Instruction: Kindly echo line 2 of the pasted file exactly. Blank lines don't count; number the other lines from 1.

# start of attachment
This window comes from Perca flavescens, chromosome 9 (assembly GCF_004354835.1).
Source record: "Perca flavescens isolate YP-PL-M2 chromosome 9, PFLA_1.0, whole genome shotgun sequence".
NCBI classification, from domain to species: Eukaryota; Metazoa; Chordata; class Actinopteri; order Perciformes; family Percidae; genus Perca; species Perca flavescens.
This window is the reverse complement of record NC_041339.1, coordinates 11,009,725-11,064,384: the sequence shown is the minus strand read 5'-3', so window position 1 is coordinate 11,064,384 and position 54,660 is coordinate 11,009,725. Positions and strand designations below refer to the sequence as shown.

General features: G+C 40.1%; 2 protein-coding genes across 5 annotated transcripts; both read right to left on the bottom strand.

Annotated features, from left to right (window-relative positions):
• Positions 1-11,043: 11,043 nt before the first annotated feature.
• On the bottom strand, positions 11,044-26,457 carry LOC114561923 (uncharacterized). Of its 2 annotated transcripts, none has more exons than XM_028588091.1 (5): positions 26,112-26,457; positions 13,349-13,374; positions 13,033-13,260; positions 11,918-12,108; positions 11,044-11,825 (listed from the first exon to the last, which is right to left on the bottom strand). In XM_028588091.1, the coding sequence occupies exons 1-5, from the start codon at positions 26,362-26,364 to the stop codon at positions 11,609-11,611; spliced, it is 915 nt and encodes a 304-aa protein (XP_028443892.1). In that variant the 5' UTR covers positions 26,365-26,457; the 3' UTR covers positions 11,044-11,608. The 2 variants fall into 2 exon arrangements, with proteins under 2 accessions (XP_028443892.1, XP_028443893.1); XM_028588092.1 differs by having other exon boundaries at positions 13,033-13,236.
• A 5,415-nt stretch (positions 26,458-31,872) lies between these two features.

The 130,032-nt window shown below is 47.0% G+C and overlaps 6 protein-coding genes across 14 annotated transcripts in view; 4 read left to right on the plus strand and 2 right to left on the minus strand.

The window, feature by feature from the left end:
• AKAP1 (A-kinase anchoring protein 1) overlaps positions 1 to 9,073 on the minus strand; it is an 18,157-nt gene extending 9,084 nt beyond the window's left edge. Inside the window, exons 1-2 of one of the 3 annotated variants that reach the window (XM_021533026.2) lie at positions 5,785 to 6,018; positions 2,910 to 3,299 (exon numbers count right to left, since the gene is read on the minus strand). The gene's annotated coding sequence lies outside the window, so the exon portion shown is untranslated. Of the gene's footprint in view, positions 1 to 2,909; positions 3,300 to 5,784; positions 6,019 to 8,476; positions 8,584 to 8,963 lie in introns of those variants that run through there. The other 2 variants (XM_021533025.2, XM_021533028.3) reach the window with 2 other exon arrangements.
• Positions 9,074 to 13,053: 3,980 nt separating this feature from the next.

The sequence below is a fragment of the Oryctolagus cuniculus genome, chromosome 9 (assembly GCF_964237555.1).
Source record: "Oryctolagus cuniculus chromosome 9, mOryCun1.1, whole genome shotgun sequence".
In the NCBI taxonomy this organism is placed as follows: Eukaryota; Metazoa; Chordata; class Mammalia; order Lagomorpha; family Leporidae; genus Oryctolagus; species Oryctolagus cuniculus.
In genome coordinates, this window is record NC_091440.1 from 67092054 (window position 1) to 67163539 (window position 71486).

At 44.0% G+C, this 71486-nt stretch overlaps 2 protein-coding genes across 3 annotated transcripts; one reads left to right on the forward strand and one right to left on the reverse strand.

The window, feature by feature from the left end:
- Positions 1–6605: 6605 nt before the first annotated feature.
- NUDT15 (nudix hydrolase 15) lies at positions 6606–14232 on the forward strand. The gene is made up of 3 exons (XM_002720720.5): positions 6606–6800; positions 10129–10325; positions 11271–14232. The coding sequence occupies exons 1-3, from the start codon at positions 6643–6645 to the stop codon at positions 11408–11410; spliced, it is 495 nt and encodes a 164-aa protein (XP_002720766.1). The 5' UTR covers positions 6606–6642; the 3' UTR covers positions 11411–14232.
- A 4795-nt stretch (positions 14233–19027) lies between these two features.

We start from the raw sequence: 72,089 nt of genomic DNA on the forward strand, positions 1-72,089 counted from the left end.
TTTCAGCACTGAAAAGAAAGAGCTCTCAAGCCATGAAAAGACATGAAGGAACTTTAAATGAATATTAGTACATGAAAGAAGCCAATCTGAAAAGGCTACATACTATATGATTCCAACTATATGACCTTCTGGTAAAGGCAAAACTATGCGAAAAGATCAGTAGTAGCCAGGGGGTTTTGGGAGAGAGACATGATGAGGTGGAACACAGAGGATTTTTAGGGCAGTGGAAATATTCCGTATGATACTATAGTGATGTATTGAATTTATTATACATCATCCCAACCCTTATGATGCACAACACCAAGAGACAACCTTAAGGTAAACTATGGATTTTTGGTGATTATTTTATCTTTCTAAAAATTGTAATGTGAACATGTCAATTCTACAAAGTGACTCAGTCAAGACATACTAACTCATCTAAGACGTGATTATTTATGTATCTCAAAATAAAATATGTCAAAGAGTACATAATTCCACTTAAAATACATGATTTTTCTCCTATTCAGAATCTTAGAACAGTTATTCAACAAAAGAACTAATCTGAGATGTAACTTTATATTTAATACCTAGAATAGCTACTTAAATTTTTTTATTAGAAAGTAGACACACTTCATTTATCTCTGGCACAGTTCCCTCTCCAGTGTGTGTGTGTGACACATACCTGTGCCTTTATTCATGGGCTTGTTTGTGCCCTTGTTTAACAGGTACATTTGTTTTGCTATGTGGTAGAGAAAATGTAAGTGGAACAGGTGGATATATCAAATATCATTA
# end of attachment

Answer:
Source record: "Perca flavescens isolate YP-PL-M2 chromosome 9, PFLA_1.0, whole genome shotgun sequence".